American Proscenium

Supreme Court Chaos

Nietzsche got it wrong.  God is not dead, but that other mainstay of popular sovereignty and constitutional government in this country, the rule of law, is either finished or on life support.  For decades the finest minds in the law schools and on the bench have argued that several hundred years of legal tradition, in which it was believed that the glory of the law and the Constitution was its fixed nature and that judges should not be in the business of making law, should no longer bind us, and we should wake up to the fact that it ought to be the job of those on the bench to alter the law in the manner they believe best for us.  As Judge (formerly professor) Richard Posner writes in his latest book, arguing for something he calls a “pragmatic approach to adjudication,” judges should simply “try to make the decision that is reasonable in the circumstances, all things considered.”  While judges take an oath to uphold the Constitution, all this means, according to Posner, is that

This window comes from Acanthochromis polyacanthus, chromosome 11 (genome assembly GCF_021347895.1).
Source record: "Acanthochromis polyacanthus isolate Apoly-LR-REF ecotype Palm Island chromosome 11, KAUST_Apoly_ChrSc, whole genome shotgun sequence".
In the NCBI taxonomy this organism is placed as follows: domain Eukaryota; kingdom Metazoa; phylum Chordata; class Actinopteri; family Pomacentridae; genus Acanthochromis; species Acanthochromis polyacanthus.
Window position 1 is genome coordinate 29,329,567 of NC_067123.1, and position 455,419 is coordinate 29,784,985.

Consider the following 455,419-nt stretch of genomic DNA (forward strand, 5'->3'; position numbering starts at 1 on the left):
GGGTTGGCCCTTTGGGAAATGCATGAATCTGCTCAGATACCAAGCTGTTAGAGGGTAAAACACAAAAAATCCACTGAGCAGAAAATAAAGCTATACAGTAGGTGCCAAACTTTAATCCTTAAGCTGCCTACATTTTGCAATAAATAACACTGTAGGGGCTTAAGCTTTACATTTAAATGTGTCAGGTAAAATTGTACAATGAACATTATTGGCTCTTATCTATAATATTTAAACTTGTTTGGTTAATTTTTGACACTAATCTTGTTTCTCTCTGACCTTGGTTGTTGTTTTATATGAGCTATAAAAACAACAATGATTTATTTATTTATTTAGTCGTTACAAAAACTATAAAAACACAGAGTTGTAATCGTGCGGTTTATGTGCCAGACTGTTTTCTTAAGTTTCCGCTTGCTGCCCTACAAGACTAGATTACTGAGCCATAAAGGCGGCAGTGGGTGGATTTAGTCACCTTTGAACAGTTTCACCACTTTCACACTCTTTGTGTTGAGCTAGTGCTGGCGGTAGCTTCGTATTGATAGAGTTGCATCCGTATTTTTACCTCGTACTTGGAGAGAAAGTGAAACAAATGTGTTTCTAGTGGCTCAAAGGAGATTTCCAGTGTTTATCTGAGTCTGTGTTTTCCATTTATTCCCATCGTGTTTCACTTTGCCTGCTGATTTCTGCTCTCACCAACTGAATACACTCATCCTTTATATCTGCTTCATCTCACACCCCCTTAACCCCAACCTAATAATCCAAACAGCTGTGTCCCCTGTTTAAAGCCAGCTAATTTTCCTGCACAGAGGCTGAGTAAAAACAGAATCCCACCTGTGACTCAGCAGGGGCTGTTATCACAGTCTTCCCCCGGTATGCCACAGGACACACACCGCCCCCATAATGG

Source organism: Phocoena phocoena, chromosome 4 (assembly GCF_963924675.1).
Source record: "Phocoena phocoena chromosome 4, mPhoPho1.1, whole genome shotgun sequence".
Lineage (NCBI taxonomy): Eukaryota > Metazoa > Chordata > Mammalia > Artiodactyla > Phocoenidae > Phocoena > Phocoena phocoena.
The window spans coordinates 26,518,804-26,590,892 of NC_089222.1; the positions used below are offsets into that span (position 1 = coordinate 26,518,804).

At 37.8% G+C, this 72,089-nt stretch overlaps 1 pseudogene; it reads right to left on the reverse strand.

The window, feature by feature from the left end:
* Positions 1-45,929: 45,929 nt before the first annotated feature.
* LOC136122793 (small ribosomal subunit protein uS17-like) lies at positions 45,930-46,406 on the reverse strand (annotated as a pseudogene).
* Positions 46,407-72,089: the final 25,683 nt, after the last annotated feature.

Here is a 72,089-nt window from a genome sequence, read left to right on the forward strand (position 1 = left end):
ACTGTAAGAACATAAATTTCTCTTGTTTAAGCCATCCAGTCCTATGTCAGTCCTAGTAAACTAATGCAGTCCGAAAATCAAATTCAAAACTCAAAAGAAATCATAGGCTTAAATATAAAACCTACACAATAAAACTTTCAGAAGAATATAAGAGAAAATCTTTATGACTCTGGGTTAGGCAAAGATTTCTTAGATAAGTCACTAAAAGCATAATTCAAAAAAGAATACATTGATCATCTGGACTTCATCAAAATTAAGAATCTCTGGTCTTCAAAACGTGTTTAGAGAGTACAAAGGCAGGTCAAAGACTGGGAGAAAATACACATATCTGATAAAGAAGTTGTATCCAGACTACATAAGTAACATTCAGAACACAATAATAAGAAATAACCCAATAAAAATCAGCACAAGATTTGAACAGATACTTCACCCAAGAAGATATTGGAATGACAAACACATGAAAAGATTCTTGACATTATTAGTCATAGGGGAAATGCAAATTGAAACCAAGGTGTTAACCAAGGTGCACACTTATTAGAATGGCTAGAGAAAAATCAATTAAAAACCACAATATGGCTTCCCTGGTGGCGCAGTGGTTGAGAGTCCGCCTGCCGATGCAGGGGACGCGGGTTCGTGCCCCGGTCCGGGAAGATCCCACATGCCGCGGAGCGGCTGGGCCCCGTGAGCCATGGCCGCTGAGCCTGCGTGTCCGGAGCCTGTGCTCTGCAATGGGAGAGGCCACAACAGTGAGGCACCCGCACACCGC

The loyalty demanded is to the United States, its form of government, and its accepted official practices, which include loose judicial interpretation of the constitutional text and occasional overruling of decisions interpreting that text.

In a similar vein, Professor Louis Michael Seidman of Georgetown University School of Law has called for scholars and judges, as one reviewer...

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